Deacon Jorge Moreno

Deacon Jorge Moreno

Deacon Jorge Moreno

By Kevin Kelly
Catholic Key Associate Editor

KANSAS CITY — Sometimes, a good Catholic mother must tell a son, bound and determined to be a priest, to hold his horses and pray first.

Deacon Jorge Moreno was six years old when his mother, Roselia, gave him that message.

At that tender age, Deacon Moreno — who will be ordained to the priesthood on May 23 — couldn’t get to Mass often enough, so he began to go by himself in his native Colombia with, of course, the permission of his parents.

“I just loved the way Mass was celebrated,” he said.

One day, he grabbed his mother by the hand and insisted she go with him.

“She wanted to be in the back part of the church as a good Catholic (in the Colombian culture), but I wanted to be in the front pews, so she just let me go by myself to the front pew,” Deacon Moreno said.

“Once the Mass was ended, I went to the back and told her, ‘I want to be just like him,’” pointing to the priest, he said.

“My Mom’s answer right away was, ‘You are too little to know if that is your vocation,’” Deacon Moreno said.

So he went to work. As he grew up, he became an altar server, a lector, a sacristan and a catechist, devoting himself to the church.

In high school, his friends would gently tease him, but it backfired.

“Everybody used to call me ‘Padresito’ (little father),” Deacon Moreno said.

“The thing is, I really liked it because I was identifying myself with the sacred priesthood of Jesus Christ,” he said.

Well, maybe not completely. You see, he was finishing high school, and there were these two girls . . .

“With one, I almost got to the point to get engaged and marrying her, but the vocation to the priesthood awakened in me again, and I really had to consider the option to study to become a priest,” Deacon Moreno said.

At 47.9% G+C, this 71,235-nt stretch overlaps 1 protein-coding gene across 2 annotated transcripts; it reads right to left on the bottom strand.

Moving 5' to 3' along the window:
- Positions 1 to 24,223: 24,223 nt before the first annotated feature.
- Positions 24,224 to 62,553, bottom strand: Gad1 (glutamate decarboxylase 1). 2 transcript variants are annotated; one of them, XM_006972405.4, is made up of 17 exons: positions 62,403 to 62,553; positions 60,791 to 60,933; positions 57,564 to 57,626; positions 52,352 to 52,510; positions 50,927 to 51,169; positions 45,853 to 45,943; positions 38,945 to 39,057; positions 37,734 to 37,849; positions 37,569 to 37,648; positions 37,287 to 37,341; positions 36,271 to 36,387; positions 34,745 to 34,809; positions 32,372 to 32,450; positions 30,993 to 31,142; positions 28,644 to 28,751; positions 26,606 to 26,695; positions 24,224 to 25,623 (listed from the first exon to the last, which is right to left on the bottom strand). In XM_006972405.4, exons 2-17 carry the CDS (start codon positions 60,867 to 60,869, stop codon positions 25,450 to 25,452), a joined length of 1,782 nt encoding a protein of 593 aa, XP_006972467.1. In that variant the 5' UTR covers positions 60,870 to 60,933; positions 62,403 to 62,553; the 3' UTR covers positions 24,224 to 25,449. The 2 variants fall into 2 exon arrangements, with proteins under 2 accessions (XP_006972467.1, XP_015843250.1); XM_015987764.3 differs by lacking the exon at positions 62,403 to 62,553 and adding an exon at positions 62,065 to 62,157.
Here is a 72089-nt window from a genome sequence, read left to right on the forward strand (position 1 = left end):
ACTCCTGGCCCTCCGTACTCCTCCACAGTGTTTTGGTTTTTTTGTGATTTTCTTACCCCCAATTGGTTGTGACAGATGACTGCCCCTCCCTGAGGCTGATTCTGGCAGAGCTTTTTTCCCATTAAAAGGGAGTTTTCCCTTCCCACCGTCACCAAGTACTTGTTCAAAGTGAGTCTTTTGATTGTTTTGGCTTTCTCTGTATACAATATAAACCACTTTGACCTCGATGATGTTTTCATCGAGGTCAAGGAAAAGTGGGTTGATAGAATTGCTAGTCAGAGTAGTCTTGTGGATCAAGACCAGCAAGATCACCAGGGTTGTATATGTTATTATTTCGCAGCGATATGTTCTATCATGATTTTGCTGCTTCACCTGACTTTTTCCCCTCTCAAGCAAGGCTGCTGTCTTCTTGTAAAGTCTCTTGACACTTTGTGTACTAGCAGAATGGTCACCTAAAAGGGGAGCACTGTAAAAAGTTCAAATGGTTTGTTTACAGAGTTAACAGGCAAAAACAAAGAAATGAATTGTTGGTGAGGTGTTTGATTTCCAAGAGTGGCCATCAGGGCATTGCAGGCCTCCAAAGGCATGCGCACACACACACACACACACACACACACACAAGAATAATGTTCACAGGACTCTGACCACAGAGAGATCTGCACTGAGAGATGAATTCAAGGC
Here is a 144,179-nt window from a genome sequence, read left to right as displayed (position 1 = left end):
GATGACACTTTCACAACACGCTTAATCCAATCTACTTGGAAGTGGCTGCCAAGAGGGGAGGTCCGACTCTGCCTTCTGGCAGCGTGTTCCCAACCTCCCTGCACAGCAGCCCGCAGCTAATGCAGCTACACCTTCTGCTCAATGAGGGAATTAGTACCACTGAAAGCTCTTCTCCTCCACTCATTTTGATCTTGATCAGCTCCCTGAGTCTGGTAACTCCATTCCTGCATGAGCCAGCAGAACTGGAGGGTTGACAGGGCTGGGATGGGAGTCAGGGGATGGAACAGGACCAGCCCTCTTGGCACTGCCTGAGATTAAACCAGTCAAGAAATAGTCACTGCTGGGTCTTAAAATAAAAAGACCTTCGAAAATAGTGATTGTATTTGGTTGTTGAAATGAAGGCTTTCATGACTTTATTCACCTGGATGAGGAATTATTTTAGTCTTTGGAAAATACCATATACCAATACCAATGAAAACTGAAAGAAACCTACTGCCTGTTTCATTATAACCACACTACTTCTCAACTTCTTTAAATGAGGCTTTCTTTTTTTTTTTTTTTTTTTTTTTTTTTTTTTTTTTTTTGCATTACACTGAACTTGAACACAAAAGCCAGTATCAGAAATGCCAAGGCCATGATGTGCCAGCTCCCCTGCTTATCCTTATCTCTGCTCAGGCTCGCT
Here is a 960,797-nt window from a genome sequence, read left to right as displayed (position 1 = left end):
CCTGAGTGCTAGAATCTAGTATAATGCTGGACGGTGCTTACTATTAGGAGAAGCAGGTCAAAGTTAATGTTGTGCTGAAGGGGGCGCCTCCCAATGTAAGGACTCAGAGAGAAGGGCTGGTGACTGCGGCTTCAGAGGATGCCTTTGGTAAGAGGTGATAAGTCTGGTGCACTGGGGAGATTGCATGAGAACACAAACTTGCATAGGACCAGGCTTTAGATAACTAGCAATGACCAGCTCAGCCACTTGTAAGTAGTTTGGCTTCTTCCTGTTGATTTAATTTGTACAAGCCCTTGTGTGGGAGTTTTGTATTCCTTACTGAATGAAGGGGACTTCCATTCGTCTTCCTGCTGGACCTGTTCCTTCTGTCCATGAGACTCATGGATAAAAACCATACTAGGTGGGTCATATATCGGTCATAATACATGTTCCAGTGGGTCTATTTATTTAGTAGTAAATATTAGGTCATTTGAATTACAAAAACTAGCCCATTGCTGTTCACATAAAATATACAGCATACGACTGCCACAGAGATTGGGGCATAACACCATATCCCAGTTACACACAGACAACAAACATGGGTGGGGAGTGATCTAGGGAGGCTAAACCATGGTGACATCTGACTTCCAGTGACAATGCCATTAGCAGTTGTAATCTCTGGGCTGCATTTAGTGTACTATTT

He went to his pastor, a Franciscan priest, who echoed his mother’s advice some years before — find out what God is calling you to do, and the only way to find out is to pray.

Deacon Moreno still remembers his words verbatim: “To become a priest is not only to celebrate Masses and the rest of the sacraments, but being a true shepherd as Jesus is the Good Shepherd. You have to really consider the call of Jesus to serve the people and to be with them in the moments of their lives. You also have to discover if your call is to the diocesan life or to the religious (order) life. Dear son, in order to discover God’s will for you, prayer is the key, but prayer before the Blessed Sacrament. Do this type of prayer during this year, and once you finish high school, come see me again.”

Deacon Moreno was 16 when he went back to his pastor, and told him he wanted to enter a religious order. He applied to several, he said, who gave him motherly advice: “You’re too young. We only take adults.”

“One of the priests at my parish told me that a new religious community was coming to town to have a vocational weekend,” Deacon Moreno said.

“I went to the conference, and I entered the community. I was there for seven years,” he said.

“I am so grateful to them because they gave me my first priestly and missionary formation. I was a missionary in different places in Columbia, and one year in Peru. But in my heart was something telling me I should go and help places in great need of priests,” Deacon Moreno said.

He entered the seminary, and met a priest who was then serving in the Diocese of Kansas City-St. Joseph, who told him of the need for Spanish-speaking priests.

“I received the invitation to come here, and here I am,” Deacon Moreno said.

Except for one problem. He didn’t speak a word of English.

“I was afraid of the language to the point I wanted to quit,” Deacon Moreno admitted. “But the priest who invited me called and said, ‘Don’t be afraid. You are very young and you will learn the language so easily.’”

He started English as a Second Language classes at Conception Seminary College, and the rest fell quickly into place.

Deacon Moreno was given a foster family, the Guardinos of St. Patrick Parish in Kansas City, and Pauline Mejia.

“I call her my grandma because she has been a pillar of strength on my way to the priesthood,” he said.

He also credits Bishop Robert W. Finn.

“Bishop Finn with the example of his life helps me to understand the church’s mission in the world which is to evangelize with the testimony of life that has helped me to become a faithful person in the church,” Deacon Moreno said.

“I have seen the Lord’s hand in everything I have done in my formation time,” Deacon Moreno said.

“Everybody has a life with ups and downs, but I take everything with joy and happiness, knowing that the Lord is calling me to a great service in the church.”


October 25, 2016
Newspaper of the Diocese of Kansas City ~ St. Joseph